Everywhere he went in a 31-year career coaching high school football, former St. Mary’s head coach Charlie Cryer made friends and won admirers.
That has been evident by the outpouring of sadness and affection, and professional respect, from around the state and beyond in the aftermath of Cryer’s sudden passing Tuesday afternoon at age 59.
He was stricken by an apparent heart attack during practice at Houma’s Vandebilt Catholic High School, where he was in his first season as defensive coordinator.
Cryer had successfully overcome a diagnosis of non-alcoholic cirrhosis forcing a liver transplant two years ago.
“He was doing great. He was moving along,” Chris Cryer, Charlie’s son and a former St. Mary’s and NSU football player, said speaking to the New Orleans Times-Picayune/Nola.com. “Then he didn’t feel too good on Tuesday. It’s just so sudden, but we’re doing all right. We’ve received so much love and support from all over. It’s truly been amazing to see how many lives my father touched.”
Cryer was a head coach for 15 seasons, winning a Class 1A state championship at Abbeville’s Vermilion Catholic in 2003 and earning state coach of the year honors. He was head coach there from 2002-04, then took his next head coaching role in Natchitoches with St. Mary’s in a very successful stint from 2009-13. He moved to St. Louis Catholic in Lake Charles and was head coach from 2014-17, then was in charge at Pope John Paul II in New Orleans from 2017-2020, stepping aside during his liver crisis in 2019.
Before taking over at that fledgling program, and managing only four wins in three seasons, Cryer had a 84-41-1 coaching record.
But the numbers aren’t the story with Cryer. He was described as a “master motivator,” a “perfect southern gentleman,” “very caring,” and first and foremost, a family man.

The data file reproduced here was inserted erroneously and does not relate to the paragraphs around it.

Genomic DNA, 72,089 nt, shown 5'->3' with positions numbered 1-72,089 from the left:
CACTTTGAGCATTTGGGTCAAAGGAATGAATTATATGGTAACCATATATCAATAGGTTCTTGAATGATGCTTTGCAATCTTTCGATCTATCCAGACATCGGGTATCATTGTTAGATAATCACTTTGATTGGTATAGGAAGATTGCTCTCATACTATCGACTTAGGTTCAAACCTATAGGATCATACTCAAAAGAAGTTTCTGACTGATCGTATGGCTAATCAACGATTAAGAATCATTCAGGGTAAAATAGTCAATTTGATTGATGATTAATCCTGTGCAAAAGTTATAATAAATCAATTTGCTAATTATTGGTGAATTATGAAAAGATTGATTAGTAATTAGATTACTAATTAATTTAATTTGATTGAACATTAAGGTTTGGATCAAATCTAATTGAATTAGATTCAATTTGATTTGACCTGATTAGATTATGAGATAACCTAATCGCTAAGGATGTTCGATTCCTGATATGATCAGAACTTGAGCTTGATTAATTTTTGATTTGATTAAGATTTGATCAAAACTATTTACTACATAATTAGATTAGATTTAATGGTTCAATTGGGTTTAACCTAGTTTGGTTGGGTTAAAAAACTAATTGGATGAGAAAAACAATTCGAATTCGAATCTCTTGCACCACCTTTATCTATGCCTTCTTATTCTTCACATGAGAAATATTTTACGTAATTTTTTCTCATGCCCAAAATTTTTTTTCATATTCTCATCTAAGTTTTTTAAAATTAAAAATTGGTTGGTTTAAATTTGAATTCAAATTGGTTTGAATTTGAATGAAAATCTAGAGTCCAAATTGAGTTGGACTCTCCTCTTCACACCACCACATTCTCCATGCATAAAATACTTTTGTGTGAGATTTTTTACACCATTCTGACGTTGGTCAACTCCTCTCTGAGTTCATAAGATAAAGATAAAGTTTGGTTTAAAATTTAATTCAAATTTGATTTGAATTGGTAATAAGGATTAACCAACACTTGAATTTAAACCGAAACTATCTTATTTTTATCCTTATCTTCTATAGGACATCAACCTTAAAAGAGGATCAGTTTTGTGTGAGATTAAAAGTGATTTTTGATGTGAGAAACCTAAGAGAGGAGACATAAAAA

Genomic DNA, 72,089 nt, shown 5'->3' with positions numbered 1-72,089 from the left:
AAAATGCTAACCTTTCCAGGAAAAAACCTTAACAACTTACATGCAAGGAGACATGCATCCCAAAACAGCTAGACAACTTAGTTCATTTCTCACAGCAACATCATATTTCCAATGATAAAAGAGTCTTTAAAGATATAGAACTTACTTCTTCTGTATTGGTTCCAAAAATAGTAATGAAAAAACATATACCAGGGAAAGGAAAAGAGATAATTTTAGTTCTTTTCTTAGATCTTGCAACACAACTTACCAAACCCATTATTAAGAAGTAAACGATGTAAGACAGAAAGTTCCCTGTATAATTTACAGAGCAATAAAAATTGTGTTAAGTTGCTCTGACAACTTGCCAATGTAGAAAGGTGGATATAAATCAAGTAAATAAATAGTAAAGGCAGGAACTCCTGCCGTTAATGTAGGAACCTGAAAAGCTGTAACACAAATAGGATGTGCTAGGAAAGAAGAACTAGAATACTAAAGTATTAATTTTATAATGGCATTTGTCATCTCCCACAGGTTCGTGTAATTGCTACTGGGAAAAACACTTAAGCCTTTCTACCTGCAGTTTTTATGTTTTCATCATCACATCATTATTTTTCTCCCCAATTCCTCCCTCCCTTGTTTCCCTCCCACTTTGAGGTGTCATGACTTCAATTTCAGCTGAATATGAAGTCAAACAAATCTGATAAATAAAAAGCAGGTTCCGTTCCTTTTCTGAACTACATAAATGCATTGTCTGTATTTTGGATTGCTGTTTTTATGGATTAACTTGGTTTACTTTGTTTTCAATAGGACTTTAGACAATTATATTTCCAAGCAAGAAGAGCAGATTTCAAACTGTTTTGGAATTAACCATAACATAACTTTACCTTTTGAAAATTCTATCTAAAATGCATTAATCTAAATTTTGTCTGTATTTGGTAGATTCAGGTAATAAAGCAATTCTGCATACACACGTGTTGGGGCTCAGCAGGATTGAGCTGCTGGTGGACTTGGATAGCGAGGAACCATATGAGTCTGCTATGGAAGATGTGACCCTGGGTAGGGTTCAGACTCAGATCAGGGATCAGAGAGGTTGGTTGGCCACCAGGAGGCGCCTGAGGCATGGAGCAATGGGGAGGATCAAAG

“Every person that ever had an interaction with Charlie walked away with a smile. One of the most unselfish people I have ever known,” Vandebilt Catholic head coach Tommy Minton told the Houma Courier. “He’s a good friend of mine for a long time. It’s a huge loss for Vandebilt and the Louisiana high school coaching community.”
Former St. Mary’s coach Eric Held, how director of the Louisiana High School Coaches Association, told CrescentCitySports.com Cryer was “a giant of a man and always had a smile on his face. He always got the most out of his players. His teams always played hard for him.
“I met Coach Cryer when he was head coach at Vermillion Catholic, fresh off winning a state title. I had just gotten the job at St. Mary’s in 2004 with a similar enrollment, roster size and demographics to Vermilion Catholic. I asked every dumb question you could ask. He patiently answered every question.”
His son told the Times-Picayune “I knew that a lot of people liked my dad. We’ve heard from NFL players to someone just working a regular job who played for him. He changed so many lives. It’s tough to lose him, but the impact he had on people will live on.”
Cryer, a Shreveport native, played football at LSU.
He is survived by his wife, Kristie, and along with Chris, two other adult offspring, daughter Kacie and son Cody. Funeral arrangements were pending as of Thursday night.
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